SMITHFIELD — Members of the Smithfield School Committee on Monday expressed gratitude for what will be five years of service to the community by Supt. Judy Paolucci, who announced that she will retire and her final day will be Sept. 5, 2022.
Paolucci told The Valley Breeze & Observer on Monday that she feels she’s accomplished all that she intended during her four years working in the district. She said she will never fully stop working, and hopes to help out in education in some aspect.
She said she hopes to spend her retirement with her family, especially her new granddaughter. Paolucci lives in Smithfield, saying she enjoys her home here and has no immediate plans to move.
“I care about Smithfield. I want to end on a high note,” she said.
With a September 2022 retirement date, Paolucci said she wants the district to have enough time to find the best person for the job. She said she will help in the new superintendent search and transition process.
At the Nov. 1 meeting, School Committee member Benjamin Caisse said Paolucci raised the standard for the student body, schools, and rigor.
“We’re a better district because of you. I appreciate all your work,” Caisse said.
In her letter announcing her retirement, Paolucci said she is “excited to embark on new opportunities and to have more time with my family and friends.”
She said her proudest accomplishment includes the continued improvement on achievements, particularly over the last year.
“While the majority of students throughout the state and country experienced learning gaps, a greater portion of our elementary students demonstrated improved performance on state assessments,” she said.
With the help of Assistant Supt. Sara Monaco, the curriculum was improved throughout the district, she added. The curriculum first rolled out at the elementary schools is “continuous and impactful.”
She said results from new curriculum at the secondary level will be seen soon.
“An important responsibility of a superintendent is to ensure that conditions, fiscal support as well as minimized distractions, ensure the success of the entire team of educational leaders,” Paolucci said.
She said she is also proud of the responsible fiscal management of the district by utilizing a new accounting platform with greater oversight on all levels, while still taking care of student and facility needs.
During her tenure, Paolucci said she was able to secure numerous competitive grants, including a $450,000 grant for a redesigned school entrance at the high and middle schools, improved security cameras, a farm to school grant to allow new, nutrition-based initiatives, and many smaller grants to lessen the burden on Smithfield taxpayers.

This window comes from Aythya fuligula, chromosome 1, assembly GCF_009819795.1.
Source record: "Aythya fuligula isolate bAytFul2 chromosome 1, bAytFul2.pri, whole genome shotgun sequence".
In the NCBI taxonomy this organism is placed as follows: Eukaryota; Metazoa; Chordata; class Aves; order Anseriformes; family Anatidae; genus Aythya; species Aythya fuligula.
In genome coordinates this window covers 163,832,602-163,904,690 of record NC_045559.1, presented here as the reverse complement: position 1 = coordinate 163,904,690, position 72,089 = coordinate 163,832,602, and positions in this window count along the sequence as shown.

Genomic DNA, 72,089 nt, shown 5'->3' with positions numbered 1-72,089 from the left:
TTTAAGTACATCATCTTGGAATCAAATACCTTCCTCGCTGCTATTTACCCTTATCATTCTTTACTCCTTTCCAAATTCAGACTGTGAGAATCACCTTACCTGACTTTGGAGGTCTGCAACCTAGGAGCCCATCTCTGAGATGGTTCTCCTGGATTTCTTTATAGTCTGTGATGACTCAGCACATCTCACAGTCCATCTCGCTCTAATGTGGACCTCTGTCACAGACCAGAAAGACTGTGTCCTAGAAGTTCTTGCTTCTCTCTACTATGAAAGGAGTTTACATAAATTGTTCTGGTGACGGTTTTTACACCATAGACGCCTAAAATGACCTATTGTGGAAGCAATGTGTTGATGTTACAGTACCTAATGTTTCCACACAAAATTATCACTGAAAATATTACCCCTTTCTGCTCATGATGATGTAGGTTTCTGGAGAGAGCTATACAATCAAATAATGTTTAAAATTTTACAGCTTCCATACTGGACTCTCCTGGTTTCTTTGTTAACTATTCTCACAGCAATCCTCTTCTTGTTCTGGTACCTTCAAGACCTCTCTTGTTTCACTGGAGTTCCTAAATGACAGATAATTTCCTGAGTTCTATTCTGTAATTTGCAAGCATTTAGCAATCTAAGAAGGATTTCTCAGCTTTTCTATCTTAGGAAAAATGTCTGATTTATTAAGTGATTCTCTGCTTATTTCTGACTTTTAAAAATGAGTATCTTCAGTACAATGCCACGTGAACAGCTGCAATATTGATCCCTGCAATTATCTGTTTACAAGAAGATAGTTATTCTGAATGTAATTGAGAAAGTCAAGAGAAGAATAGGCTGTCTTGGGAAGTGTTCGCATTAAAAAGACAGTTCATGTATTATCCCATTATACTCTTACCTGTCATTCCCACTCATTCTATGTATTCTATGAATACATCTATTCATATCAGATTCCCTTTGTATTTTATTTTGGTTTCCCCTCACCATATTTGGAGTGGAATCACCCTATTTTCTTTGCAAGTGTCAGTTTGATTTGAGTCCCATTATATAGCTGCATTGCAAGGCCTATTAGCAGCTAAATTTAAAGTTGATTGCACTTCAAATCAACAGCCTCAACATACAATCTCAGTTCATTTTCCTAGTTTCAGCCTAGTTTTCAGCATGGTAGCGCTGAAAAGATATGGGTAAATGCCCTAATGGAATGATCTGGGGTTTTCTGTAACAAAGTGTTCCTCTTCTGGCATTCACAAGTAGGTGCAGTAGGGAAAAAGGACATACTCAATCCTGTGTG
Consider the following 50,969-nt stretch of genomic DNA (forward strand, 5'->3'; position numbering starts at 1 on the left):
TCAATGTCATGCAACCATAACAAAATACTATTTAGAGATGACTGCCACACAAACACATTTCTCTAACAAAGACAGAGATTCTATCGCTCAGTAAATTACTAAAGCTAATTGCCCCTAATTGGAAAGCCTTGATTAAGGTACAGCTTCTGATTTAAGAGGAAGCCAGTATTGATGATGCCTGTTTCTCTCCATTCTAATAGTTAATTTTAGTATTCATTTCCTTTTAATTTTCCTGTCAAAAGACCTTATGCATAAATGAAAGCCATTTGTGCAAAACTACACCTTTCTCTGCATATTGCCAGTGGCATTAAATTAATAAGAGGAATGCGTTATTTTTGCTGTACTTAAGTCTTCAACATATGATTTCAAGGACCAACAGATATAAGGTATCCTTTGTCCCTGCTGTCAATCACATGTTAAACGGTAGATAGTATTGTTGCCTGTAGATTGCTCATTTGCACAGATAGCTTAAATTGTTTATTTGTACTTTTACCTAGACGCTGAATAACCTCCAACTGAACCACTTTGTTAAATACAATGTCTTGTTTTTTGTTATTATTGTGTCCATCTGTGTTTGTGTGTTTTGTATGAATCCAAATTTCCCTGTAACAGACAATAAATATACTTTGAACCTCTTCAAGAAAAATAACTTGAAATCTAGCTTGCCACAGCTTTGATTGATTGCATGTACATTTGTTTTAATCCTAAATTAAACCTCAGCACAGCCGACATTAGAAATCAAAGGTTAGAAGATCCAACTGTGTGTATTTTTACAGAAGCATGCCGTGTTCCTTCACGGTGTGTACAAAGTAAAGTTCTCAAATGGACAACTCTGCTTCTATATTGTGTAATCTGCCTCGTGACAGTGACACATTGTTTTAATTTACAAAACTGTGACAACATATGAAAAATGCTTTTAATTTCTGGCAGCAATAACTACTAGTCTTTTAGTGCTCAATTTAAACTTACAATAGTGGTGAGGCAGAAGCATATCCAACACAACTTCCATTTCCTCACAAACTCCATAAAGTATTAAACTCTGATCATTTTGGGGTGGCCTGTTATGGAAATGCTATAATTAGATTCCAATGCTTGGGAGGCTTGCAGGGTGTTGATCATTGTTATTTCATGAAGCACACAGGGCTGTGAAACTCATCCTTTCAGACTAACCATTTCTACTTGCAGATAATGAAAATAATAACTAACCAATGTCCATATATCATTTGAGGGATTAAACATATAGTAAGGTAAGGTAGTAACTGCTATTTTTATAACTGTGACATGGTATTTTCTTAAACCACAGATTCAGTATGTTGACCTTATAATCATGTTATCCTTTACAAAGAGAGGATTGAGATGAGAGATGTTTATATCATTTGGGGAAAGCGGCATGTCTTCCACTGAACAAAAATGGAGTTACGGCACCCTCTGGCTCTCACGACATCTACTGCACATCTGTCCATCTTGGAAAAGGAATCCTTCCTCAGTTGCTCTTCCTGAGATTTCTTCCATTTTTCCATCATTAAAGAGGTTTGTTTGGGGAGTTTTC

She said she is proud of the working relationship formed between the district and the town, and said she feels it is at the best it has been in years.
School Committee member Richard Iannitelli said Paolucci’s approach to the budget has been admirable, and he was impressed by the work she accomplished updating the school policy manual. He said when he returned to the School Committee after taking a few years off, he was “amazed” by the progress made.
Paolucci listed the development of a complete and up-to-date policy manual, a hiring manual, a student activities fund manual, and other written procedures as proud accomplishments.
She also said keeping open communications and transparency of district operations, sharing positive news about schools and students, and generating pride and support of the schools have been sources of pride.
Paolucci said she enjoyed working with architects during the elementary school renovations. She said she is considering continuing to work with architectural firms to help out in school projects.
While leading the 15-member School Building Committee, the $45 million school renovation project came in on time and under budget, bringing equitable improvements to all three elementary schools, she said.
She said the project was a “labor of love.”
Lastly, Paolucci said she is proud of LaPerche Elementary School being named a Blue Ribbon School, a national recognition “enabled through strong governance, leadership, and a dedicated and hard-working staff.”
Paolucci conceded that she was partially inspired to retire by the changing climate for superintendents. She said problems are becoming personal, and she feels the job requires that she stand up for herself more and more often.
“I have to stand up for what we believe in, like inclusivity. It’s a scary place to be right now. It’s OK for people to come after you,” she said.
Not to mention, she said, that most of her accomplishments were achieved during a pandemic.
School Committee Chairwoman Rose Marie Cipriano recalled going out to search for a superintendent when Paolucci was hired, saying it was very clear from the beginning the qualities needed to move forward.
“Dr. Paolucci accomplished all those expectations we had when we hired you as a superintendent,” she said.
Member Virginia Harnois said she’s served with seven superintendents in her time at the School Committee, and she’s never seen one work as hard as Paolucci does.
“You worked hard at every aspect of being a superintendent,” she said.
Member Anthony Torregrossa said he worked in the district starting in 1967, and has seen his share of superintendents as well.
“I can honestly say I have never seen anyone who works as hard or who has more facts at hand than Dr. Paolucci. We’re going to miss you,” he said.